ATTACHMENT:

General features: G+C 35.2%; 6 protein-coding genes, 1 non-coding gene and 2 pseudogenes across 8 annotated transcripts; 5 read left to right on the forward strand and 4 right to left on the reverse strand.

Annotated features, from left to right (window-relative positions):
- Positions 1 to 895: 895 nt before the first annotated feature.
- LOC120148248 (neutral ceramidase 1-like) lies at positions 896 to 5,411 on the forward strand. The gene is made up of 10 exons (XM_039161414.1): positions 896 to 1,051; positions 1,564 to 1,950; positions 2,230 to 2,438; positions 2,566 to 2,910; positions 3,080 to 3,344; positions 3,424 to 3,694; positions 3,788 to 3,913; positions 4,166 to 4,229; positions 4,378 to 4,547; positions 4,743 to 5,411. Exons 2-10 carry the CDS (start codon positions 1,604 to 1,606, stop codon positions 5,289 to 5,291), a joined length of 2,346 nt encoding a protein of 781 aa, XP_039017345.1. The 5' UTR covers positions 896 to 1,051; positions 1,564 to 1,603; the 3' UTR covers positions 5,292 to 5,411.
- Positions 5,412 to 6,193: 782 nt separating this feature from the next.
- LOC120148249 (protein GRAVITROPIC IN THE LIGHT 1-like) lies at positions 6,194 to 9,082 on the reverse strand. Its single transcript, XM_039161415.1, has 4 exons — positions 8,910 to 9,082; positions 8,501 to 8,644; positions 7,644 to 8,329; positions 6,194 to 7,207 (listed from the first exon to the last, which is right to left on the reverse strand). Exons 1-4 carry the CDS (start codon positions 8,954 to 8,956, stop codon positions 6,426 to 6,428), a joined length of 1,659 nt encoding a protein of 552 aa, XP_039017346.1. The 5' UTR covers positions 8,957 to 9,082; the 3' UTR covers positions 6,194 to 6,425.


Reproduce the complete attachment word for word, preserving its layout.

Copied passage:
General features: G+C 35.2%; 6 protein-coding genes, 1 non-coding gene and 2 pseudogenes across 8 annotated transcripts; 5 read left to right on the forward strand and 4 right to left on the reverse strand.

Annotated features, from left to right (window-relative positions):
- Positions 1 to 895: 895 nt before the first annotated feature.
- LOC120148248 (neutral ceramidase 1-like) lies at positions 896 to 5,411 on the forward strand. The gene is made up of 10 exons (XM_039161414.1): positions 896 to 1,051; positions 1,564 to 1,950; positions 2,230 to 2,438; positions 2,566 to 2,910; positions 3,080 to 3,344; positions 3,424 to 3,694; positions 3,788 to 3,913; positions 4,166 to 4,229; positions 4,378 to 4,547; positions 4,743 to 5,411. Exons 2-10 carry the CDS (start codon positions 1,604 to 1,606, stop codon positions 5,289 to 5,291), a joined length of 2,346 nt encoding a protein of 781 aa, XP_039017345.1. The 5' UTR covers positions 896 to 1,051; positions 1,564 to 1,603; the 3' UTR covers positions 5,292 to 5,411.
- Positions 5,412 to 6,193: 782 nt separating this feature from the next.
- LOC120148249 (protein GRAVITROPIC IN THE LIGHT 1-like) lies at positions 6,194 to 9,082 on the reverse strand. Its single transcript, XM_039161415.1, has 4 exons — positions 8,910 to 9,082; positions 8,501 to 8,644; positions 7,644 to 8,329; positions 6,194 to 7,207 (listed from the first exon to the last, which is right to left on the reverse strand). Exons 1-4 carry the CDS (start codon positions 8,954 to 8,956, stop codon positions 6,426 to 6,428), a joined length of 1,659 nt encoding a protein of 552 aa, XP_039017346.1. The 5' UTR covers positions 8,957 to 9,082; the 3' UTR covers positions 6,194 to 6,425.